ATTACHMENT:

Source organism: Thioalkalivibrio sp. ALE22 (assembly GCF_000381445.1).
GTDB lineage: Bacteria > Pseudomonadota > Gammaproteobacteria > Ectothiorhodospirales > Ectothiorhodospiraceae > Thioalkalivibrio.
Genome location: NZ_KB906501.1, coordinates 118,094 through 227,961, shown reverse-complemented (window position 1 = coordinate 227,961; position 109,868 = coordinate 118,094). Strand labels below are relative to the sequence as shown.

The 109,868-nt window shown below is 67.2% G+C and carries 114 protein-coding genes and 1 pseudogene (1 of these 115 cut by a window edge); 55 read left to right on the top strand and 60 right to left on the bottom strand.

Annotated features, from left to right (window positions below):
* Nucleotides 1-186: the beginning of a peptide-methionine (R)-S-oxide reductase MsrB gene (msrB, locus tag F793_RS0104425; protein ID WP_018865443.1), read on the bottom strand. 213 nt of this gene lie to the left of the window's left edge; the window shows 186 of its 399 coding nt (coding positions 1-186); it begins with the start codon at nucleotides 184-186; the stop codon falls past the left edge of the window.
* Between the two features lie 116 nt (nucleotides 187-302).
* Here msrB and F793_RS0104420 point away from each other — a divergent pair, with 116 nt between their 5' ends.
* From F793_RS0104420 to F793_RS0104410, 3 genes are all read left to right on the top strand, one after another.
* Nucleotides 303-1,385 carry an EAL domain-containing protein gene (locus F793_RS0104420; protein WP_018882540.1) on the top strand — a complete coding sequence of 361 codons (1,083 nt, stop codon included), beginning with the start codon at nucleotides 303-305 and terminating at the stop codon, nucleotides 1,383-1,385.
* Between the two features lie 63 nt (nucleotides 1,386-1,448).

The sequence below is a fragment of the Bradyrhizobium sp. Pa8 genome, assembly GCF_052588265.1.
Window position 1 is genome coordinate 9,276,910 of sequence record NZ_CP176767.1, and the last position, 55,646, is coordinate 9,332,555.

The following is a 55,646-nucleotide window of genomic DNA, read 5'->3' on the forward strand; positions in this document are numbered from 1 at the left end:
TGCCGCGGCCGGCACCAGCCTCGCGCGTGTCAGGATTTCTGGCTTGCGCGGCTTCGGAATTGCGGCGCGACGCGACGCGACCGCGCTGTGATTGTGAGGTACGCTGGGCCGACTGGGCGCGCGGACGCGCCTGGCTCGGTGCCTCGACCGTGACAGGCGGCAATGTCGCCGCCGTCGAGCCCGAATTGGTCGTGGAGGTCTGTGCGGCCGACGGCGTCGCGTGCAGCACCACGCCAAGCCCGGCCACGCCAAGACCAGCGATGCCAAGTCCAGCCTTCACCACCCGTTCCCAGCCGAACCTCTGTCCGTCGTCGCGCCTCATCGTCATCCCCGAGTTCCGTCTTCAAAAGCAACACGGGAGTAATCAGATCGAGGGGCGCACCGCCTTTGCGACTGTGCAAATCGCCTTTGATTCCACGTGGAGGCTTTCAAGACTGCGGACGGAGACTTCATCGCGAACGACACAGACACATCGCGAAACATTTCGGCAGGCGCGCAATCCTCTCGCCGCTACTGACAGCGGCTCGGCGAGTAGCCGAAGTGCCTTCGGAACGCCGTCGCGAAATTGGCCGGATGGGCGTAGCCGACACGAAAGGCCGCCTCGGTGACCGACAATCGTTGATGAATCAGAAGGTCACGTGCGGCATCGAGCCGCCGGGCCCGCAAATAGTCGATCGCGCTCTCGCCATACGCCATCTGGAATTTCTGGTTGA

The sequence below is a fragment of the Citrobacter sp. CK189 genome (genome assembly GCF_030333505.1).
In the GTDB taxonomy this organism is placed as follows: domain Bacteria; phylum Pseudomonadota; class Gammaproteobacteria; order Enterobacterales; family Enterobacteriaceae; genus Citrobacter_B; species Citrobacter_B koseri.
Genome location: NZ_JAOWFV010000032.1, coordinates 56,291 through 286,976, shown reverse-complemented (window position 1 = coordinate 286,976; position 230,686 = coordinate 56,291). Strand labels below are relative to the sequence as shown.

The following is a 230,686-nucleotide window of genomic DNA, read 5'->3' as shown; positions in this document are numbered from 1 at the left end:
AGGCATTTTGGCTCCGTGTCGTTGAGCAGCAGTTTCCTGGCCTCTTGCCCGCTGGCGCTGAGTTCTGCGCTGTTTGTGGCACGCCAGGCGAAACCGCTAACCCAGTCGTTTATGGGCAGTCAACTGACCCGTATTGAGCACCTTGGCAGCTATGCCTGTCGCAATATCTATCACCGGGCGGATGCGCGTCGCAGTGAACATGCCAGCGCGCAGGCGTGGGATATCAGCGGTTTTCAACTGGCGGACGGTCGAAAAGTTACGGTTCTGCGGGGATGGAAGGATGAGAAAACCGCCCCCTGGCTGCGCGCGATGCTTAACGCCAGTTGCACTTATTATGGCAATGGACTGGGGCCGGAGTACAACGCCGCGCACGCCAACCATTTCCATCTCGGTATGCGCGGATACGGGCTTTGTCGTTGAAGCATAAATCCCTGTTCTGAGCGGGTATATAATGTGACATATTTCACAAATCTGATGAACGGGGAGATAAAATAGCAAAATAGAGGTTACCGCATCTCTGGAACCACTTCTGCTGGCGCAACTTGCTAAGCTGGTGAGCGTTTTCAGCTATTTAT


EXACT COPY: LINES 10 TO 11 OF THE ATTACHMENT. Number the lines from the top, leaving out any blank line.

* Nucleotides 303-1,385 carry an EAL domain-containing protein gene (locus F793_RS0104420; protein WP_018882540.1) on the top strand — a complete coding sequence of 361 codons (1,083 nt, stop codon included), beginning with the start codon at nucleotides 303-305 and terminating at the stop codon, nucleotides 1,383-1,385.
* Between the two features lie 63 nt (nucleotides 1,386-1,448).